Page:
Picture of industrial chimneys polluting horizon

Open Access research shaping international environmental governance...

Strathprints makes available scholarly Open Access content exploring environmental law and governance, in particular the work of the Strathclyde Centre for Environmental Law & Governance (SCELG) based within the School of Law.

SCELG aims to improve understanding of the trends, challenges and potential solutions across different interconnected areas of environmental law, including capacity-building for sustainable management of biodiversity, oceans, lands and freshwater, as well as for the fight against climate change. The intersection of international, regional, national and local levels of environmental governance, including the customary laws of indigenous peoples and local communities, and legal developments by private actors, is also a signifcant research specialism.

Explore Open Access research by SCELG or the School of Law. Or explore all of Strathclyde's Open Access research...

The therapeutic effect of anti-CD52 treatment in murine experimental autoimmune encephalomyelitis is associated with altered IL-33 and ST2 expression levels

Barbour, Mark and Wood, Rachel and Hridi, Shehla U and Wilson, Chelsey and McKay, Grant and Bushell, Trevor J and Jiang, Hui-Rong (2018) The therapeutic effect of anti-CD52 treatment in murine experimental autoimmune encephalomyelitis is associated with altered IL-33 and ST2 expression levels. Journal of Neuroimmunology. pp. 1-33. ISSN 0165-5728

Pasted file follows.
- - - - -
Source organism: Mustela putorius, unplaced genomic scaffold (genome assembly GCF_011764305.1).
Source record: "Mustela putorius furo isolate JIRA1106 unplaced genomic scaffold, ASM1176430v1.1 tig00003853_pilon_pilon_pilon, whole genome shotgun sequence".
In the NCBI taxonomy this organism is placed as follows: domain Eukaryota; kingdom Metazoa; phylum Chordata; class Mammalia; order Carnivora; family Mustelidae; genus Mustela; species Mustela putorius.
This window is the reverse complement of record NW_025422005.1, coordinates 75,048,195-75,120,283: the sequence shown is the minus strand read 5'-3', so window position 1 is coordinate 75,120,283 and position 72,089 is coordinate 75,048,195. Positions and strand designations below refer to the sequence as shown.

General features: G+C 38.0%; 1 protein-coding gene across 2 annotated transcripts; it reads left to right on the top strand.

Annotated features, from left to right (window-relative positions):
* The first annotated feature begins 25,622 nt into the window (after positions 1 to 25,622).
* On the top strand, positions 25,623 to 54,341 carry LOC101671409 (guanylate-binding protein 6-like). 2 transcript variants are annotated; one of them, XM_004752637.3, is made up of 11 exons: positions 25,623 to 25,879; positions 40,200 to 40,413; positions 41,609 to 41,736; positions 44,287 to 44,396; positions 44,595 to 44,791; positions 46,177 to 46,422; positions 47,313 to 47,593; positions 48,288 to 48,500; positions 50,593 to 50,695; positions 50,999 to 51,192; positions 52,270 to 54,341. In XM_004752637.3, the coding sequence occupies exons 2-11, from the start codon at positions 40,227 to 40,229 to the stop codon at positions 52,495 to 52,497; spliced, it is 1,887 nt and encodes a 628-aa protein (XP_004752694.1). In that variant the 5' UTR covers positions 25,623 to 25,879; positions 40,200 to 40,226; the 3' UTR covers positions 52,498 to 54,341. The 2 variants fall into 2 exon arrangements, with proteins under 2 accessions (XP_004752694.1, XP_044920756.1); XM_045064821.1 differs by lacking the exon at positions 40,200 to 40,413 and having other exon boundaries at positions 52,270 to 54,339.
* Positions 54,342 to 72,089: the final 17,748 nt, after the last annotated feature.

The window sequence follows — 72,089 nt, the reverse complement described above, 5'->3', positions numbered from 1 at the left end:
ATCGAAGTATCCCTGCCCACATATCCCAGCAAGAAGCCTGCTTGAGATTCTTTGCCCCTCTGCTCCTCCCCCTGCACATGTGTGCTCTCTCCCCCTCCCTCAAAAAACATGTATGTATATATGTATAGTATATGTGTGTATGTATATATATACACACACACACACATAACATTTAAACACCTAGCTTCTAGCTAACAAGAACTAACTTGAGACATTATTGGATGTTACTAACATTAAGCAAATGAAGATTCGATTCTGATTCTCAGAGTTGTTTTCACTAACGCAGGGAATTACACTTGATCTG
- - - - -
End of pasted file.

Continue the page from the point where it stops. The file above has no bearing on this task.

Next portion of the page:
[img] Text (Barbour-etal-JN2018-The-therapeutic-effect-of-anti-CD52-treatment-in-murine)
Barbour_etal_JN2018_The_therapeutic_effect_of_anti_CD52_treatment_in_murine.pdf
Accepted Author Manuscript
Restricted to Repository staff only until 24 February 2019.
License: Creative Commons Attribution-NonCommercial-NoDerivatives 4.0 logo

Download (621kB) | Request a copy from the Strathclyde author

Abstract

Experimental autoimmune encephalomyelitis (EAE) mice were administered with murine anti-CD52 antibody to investigate its therapeutic effect and whether the treatment modulates IL-33 and ST2 expression. EAE severity and central nervous system (CNS) inflammation were reduced following the treatment, which was accompanied by peripheral T and B lymphocyte depletion and reduced production of various cytokines including IL-33, while sST2 was increased. In spinal cords of EAE mice, while the number of IL-33+ cells remained unchanged, the extracellular level of IL-33 protein was significantly reduced in anti-CD52 antibody treated mice compared with controls. Furthermore the number of ST2+ cells in the spinal cord of treated EAE mice was downregulated due to decreased inflammation and immune cell infiltration in the CNS. These results suggest that treatment with anti-CD52 antibody differentially alters expression of IL-33 and ST2, both systemically and within the CNS, which may indicateIL-33/ST2 axis is involved in the action of the antibody in inhibiting EAE.